Chris Looney, a WSDA research entomologist who belongs to the team that identified the hornet in the U.S., said: “Even if this (Asian giant hornet) does become an established species, it’s not likely to emerge as an enormous human health threat.”

The Asian giant hornet is deadlier than other bees and wasps because its stinger is longer and can penetrate a beekeeper’s suit, its venom is more toxic, and it can sting repeatedly.

The WSDA said a sting can damage tissue and cause substantial pain but makes no mention of instantaneous death.

It urged people who are allergic to bee or wasp stings to stay away from the hornet, saying deaths from its stings are usually due to anaphylactic shock and cardiac arrest. Kidney or multiple organ failure is rare, typically after a large number of strings, it said.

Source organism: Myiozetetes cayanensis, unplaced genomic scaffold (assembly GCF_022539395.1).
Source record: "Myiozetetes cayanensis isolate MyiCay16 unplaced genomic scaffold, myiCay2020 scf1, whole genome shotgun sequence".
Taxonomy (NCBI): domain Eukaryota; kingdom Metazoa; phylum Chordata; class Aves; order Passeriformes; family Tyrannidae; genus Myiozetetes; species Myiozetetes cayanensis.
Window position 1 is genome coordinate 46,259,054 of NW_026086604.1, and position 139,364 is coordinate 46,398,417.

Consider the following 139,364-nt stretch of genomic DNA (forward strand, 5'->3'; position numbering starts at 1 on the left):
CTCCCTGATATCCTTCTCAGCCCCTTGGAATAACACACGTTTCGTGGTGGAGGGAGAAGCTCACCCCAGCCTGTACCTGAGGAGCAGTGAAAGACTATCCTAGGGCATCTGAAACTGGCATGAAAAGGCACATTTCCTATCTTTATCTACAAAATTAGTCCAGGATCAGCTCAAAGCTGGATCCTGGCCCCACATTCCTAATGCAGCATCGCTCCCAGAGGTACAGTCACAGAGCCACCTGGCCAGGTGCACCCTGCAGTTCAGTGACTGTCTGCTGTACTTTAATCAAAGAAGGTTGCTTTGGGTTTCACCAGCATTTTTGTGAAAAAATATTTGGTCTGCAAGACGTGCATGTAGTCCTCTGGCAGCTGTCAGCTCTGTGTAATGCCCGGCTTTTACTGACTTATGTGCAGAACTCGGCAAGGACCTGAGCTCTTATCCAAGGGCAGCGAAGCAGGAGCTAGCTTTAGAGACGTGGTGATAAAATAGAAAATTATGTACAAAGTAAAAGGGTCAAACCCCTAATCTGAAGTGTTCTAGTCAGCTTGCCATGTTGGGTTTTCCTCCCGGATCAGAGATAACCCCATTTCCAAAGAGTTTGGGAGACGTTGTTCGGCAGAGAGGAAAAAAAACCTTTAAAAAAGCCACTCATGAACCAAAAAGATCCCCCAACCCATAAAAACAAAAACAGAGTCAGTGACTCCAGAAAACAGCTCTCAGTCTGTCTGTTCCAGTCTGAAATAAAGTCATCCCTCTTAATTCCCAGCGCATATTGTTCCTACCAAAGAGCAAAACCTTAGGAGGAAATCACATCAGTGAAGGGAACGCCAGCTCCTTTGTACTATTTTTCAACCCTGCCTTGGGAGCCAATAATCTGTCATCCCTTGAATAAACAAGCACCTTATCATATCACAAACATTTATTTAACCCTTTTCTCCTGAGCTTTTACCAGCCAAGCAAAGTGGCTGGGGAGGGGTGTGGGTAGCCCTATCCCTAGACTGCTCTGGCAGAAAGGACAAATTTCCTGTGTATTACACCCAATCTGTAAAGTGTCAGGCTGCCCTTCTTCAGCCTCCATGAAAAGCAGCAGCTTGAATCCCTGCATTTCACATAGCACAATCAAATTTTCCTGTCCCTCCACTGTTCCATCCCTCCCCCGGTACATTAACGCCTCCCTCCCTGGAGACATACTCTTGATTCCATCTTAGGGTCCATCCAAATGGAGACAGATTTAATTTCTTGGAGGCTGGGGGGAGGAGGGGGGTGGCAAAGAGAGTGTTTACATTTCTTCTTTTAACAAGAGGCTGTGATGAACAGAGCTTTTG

Infographic of what to do if student by an Asian giant hornet
Source: Washington State Department of Agriculture

As for locusts, the Food and Agriculture Organization said they pose no harm to humans:

Locusts do not attack people or animals. There is no evidence that suggests that locusts carry diseases that could harm humans.

Reuters said India is battling its worst desert locust outbreak in decades which an Indian official attributed to higher than normal temperatures.

The Facebook post on hornet-related deaths was published May 27 and has been shared more than 2,400 times. Published May 28, the locust post has nearly 500 shares. The prophecy of Sadhu Sundar Selvaraj appears in multiple platforms, including on Facebook, YouTube and websites.

In 2014, Sadhu Sundar Selvaraj claimed that a “flesh-eating skin disease” prophesied by Indian holy man Vincent Selvakumar would originate from Pangasinan. It turned out to be a hoax.